Human embryonic stem cell therapy for spinal cord injuries begins Geron Corporation is allowed to test effectiveness of human embryonic stem cell therapy.
This summer, a US based bio-technology company will proceed to test the effectiveness of human embryonic stem cell therapy on patients with spinal cord injuries. The much anticipated research project will be the world’s first study of treatments which incorporate human stem cells to treat spinal cord injuries.
The Geron Corporation has obtained permission from the federal government to begin their controversial research. Researchers plan to inject ten newly injured patients with new cells, obtained from embryonic cells, with hopes of restoring spinal function and sensation to lower limbs.
The select group of patients will have sustained significant spinal injuries, resulting in lower body paralysis, two weeks prior to the onset of treatment. They are expected to undergo one single injection of the stem cell therapy, with frequent doses of anti-rejection medications being administered for two months proceeding. The researchers will then track the recovery of each patient for a year following the initial treatment.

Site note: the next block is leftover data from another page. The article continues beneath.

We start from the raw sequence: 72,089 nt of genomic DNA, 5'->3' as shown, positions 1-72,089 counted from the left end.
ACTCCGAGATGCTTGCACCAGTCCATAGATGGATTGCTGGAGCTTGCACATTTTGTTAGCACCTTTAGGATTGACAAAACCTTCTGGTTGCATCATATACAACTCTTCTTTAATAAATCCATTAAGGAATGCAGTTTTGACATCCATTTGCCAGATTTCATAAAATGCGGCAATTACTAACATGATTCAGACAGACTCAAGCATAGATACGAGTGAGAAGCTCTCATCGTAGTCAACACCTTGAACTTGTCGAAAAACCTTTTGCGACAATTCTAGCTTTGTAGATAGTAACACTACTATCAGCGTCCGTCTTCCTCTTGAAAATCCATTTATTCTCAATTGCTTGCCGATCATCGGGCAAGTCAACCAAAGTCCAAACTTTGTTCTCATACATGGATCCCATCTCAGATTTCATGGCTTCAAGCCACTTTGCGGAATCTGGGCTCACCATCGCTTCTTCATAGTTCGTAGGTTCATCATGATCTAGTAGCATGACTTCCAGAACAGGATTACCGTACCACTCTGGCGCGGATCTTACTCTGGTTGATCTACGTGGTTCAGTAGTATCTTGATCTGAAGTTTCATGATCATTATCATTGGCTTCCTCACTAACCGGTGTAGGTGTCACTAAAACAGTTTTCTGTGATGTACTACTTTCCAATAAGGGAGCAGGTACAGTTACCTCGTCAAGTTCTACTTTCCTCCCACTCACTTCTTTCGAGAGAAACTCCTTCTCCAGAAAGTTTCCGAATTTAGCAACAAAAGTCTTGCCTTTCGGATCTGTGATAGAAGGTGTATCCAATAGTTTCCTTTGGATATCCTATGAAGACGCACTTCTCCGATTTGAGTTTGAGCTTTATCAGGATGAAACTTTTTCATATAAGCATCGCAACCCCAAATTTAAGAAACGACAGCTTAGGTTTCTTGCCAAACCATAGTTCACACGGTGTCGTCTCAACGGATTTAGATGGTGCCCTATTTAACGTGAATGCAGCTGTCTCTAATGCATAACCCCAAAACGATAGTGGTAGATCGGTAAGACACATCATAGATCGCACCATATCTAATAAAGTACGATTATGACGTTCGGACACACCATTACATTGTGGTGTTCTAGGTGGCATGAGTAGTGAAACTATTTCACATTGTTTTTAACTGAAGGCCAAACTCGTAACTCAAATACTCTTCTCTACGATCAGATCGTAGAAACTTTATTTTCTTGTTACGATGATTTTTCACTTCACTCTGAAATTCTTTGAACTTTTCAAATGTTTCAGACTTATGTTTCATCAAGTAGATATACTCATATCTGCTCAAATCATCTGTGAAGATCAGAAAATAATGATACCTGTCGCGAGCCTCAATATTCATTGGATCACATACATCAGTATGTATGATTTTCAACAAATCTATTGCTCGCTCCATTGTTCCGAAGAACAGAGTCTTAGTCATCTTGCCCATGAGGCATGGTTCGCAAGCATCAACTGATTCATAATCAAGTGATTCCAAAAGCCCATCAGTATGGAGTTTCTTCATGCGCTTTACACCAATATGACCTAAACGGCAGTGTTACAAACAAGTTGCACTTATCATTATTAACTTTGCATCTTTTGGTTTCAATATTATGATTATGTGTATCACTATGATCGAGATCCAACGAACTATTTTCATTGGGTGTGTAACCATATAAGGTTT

The injections will be administered at the point of damage within the spine and will be carried out in four to seven medical centers within the US.
The medical community is extremely excited about the outcomes of this study. Ed Baetge of Novocell Inc has said of this news “It’s a milestone and it’s a breakthrough for the field”. Baetge hopes to have his own stem cell project, which will explore new treatments for diabetes, authorized soon.
While it has long been known that stem cells could be used to treat numerous diseases and medical conditions, authorization to conduct stem cell research has been difficult to come by. As stem cells can develop into any organ or tissue structure, their use as a form of medical treatment is thought to have amazing implications for medical advances. However, stem cell research has been an extremely contentious issue, considering that harvesting the cells results in the destruction of the embryos used.
President Obama is expected to lift the funding ban on stem cell research within the coming weeks. This will be beneficial to the scientific community who wish to obtain funding for future stem cell research projects. To date, funding for Geron’s research has come from the private sector.
Contact: Victoria Driscoll Source: Neuroscience News